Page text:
Keeping tea for a special moment?

Do you know these thoughts: “Should I have those chocolates? They were so expensive so let’s wait for a special occasion! Will it be a waste if I wear this dress on a normal work day or should I wait for a special event to come up? Should I open this bag of tea now? I might want to keep it for later, for a special time. If I finish the tea now I cannot enjoy it later at the right moment.“

In our everyday life we are often asking ourselves these kind of questions. Should I act now or keep certain things for a later time, for a seemingly more precious moment? What is that ‘something special‘ we are waiting for?

I myself often have these kinds of issues when I purchase new tea. I don’t want to open the bag too early but want to keep it for later. It seems like I don’t want to waste it by drinking it on a daily basis or without having a specific reason.

Have you ever considered that your tea is changing its colour, smell and appearance while it is sitting there waiting to be drunk? Even if your tea is enjoyable over a longer time, the expiry date is indicating that the difference between fresh tea and long stored tea leaves is considerable.

Be aware that temperature, moisture, oxygen and sunlight are playing an important role in making your tea less enjoyable. When coming into contact with these elements the leaves begin to react. Even if tea is stored in optimal conditions it will change its characteristics over time. Depending on the individual tea, the moisture level of the tea can increase from 3% to 7%, and when moisture reaches a level of 6%, oxidization begins [1]

In contrast: Matcha from 2014 and 2016

In contrast: Matcha from 2014 and 2016

When wanting to enjoy a nice cuppa after a long time, you will immediately notice your tea has changed its smell when opening the packet. Tea that is stored for too long loses its fresh green fragrance which usually awaits you on opening the bag. Further you will see that the tea is visibly affected, meaning the fresh green colour has faded. Instead it has adopted a brown and dull appearance. If the leaves come in contact with sunlight for a long period of time they might go a yellowish brown. From smelling and looking at the leaves you can now only guess its taste. I think you will be right to assume that the fresh taste has faded and instead has a stale tang to it.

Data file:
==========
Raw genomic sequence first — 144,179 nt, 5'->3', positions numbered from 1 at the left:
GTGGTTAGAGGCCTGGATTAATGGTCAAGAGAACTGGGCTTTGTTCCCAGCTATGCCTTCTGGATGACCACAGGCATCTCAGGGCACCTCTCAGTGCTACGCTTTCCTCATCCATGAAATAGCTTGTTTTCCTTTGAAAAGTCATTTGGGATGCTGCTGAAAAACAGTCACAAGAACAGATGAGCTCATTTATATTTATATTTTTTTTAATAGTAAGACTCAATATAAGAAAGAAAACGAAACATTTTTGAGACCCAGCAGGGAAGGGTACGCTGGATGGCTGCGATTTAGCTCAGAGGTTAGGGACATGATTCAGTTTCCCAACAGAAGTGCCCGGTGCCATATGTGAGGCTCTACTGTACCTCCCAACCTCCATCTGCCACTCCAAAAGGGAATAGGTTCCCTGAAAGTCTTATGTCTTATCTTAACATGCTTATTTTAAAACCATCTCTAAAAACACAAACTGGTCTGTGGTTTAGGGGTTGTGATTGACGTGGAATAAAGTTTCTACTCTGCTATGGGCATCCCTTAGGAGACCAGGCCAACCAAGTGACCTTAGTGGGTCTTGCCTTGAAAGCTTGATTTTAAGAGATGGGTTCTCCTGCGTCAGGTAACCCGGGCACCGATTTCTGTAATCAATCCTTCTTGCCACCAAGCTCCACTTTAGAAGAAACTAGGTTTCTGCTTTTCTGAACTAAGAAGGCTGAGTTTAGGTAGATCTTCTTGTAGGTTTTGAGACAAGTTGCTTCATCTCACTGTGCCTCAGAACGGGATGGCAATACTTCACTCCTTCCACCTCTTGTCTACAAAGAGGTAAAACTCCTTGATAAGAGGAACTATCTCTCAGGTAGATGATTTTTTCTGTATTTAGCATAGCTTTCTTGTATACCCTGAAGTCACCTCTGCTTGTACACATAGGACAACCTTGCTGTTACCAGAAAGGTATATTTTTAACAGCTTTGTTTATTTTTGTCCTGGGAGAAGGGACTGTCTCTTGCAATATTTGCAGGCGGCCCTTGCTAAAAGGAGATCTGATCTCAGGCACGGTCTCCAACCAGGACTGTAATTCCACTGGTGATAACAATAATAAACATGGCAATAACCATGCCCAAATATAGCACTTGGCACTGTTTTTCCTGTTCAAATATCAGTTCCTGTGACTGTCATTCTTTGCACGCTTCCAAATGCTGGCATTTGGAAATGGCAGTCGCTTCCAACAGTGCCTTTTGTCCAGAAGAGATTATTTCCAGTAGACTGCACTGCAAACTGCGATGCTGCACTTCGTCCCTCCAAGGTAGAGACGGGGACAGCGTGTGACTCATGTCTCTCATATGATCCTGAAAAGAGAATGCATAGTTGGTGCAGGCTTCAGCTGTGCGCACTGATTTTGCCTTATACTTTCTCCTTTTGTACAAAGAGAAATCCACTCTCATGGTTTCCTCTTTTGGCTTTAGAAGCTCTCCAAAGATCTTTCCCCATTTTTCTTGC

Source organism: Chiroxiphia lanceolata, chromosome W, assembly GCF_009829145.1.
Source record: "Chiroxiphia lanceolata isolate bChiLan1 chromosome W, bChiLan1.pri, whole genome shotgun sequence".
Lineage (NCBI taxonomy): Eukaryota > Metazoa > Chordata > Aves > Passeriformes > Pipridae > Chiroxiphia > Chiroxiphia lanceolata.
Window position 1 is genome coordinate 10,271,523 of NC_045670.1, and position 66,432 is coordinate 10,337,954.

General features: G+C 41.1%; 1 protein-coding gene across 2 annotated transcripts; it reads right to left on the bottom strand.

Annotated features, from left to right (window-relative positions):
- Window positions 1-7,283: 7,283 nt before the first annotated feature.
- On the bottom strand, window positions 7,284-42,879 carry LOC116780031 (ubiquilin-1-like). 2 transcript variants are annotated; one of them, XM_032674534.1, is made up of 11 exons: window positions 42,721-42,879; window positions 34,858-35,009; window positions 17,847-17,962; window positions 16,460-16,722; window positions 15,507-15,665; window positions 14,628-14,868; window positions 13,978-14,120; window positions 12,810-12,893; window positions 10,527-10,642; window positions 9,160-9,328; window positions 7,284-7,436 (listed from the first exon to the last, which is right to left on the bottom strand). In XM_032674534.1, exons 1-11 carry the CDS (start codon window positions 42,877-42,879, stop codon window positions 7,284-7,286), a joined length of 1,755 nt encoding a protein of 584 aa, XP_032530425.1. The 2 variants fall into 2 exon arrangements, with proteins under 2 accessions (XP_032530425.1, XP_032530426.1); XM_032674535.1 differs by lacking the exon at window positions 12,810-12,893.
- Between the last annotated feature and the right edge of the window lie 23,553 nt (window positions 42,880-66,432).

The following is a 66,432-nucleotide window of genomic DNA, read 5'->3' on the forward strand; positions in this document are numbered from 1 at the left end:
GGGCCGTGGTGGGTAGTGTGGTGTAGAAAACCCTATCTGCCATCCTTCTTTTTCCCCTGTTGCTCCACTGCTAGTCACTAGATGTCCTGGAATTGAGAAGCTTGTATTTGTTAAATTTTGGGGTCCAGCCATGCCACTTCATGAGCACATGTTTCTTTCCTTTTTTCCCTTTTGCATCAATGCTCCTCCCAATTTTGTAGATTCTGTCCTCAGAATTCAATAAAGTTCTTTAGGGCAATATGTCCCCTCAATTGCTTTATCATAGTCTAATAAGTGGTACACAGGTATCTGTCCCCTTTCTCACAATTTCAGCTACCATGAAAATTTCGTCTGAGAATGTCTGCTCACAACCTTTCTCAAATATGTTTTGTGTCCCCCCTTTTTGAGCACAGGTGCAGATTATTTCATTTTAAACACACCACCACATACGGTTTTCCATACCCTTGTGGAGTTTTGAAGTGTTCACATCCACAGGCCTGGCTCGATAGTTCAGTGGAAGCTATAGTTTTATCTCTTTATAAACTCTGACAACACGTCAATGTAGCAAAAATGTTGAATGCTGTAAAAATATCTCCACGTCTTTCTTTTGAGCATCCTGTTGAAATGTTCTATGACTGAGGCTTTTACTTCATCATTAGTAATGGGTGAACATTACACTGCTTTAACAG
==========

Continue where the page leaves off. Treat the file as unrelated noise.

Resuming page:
Also the tea’s components go through changes that are not noticeable by visual examination, meaning the decrease of elements beneficial for our health such as vitamin C or catechins.

Matcha1  Matcha2

Back to the topic of keeping it for something ‘special’. What is wrong with the present moment and why do we sometimes find it awkward to accept that the present is the something special we are looking for. We should seize the day by following our impulses. It doesn’t make any sense to think that the current moment is not worthy of the things we enjoy and that we should be keeping them for later. Without realising it, the tea gets forgotten, unopened in a cupboard, or the rest of opened tea is left sitting in its tin for a long time and gets past its best. What a shame! Let’s enjoy the precious teas and don’t let regrets, of not drinking them earlier, arise.

If you feel like doing something spontaneous, go for it. It is the right moment. If you feel like drinking your favourite tea without any reason or occasion where you can serve it to your friends or family, then do it. It is the right time for you and the tea.


Written by Jennifer Swann

Posted in Japanese Tea and tagged .

One Comment

  1. Wow. I never new. I drink tea almost everyday, but I like to rotate what I am drinking. So I might open a sencha the day its bought, then not drink it again until a week or two later. Its interesting to know the changes the leaves go through, whilst your not looking.

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